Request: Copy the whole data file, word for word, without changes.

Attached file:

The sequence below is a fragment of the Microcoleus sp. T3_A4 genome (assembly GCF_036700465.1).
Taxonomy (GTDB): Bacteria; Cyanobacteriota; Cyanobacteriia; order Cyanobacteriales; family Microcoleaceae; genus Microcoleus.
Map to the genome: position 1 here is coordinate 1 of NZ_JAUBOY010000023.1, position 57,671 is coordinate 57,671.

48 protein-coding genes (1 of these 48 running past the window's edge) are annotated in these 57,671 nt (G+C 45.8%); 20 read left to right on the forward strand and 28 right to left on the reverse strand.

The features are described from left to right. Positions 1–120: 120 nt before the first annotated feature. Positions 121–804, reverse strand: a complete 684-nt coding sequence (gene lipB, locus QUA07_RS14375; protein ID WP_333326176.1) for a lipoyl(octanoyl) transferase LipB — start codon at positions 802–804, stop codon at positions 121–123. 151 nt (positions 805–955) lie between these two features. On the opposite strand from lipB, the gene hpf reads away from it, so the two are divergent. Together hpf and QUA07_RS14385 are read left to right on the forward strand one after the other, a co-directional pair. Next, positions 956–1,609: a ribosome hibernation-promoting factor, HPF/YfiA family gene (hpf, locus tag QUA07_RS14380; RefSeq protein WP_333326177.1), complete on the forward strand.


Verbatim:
The sequence below is a fragment of the Microcoleus sp. T3_A4 genome (assembly GCF_036700465.1).
Taxonomy (GTDB): Bacteria; Cyanobacteriota; Cyanobacteriia; order Cyanobacteriales; family Microcoleaceae; genus Microcoleus.
Map to the genome: position 1 here is coordinate 1 of NZ_JAUBOY010000023.1, position 57,671 is coordinate 57,671.

48 protein-coding genes (1 of these 48 running past the window's edge) are annotated in these 57,671 nt (G+C 45.8%); 20 read left to right on the forward strand and 28 right to left on the reverse strand.

The features are described from left to right. Positions 1–120: 120 nt before the first annotated feature. Positions 121–804, reverse strand: a complete 684-nt coding sequence (gene lipB, locus QUA07_RS14375; protein ID WP_333326176.1) for a lipoyl(octanoyl) transferase LipB — start codon at positions 802–804, stop codon at positions 121–123. 151 nt (positions 805–955) lie between these two features. On the opposite strand from lipB, the gene hpf reads away from it, so the two are divergent. Together hpf and QUA07_RS14385 are read left to right on the forward strand one after the other, a co-directional pair. Next, positions 956–1,609: a ribosome hibernation-promoting factor, HPF/YfiA family gene (hpf, locus tag QUA07_RS14380; RefSeq protein WP_333326177.1), complete on the forward strand.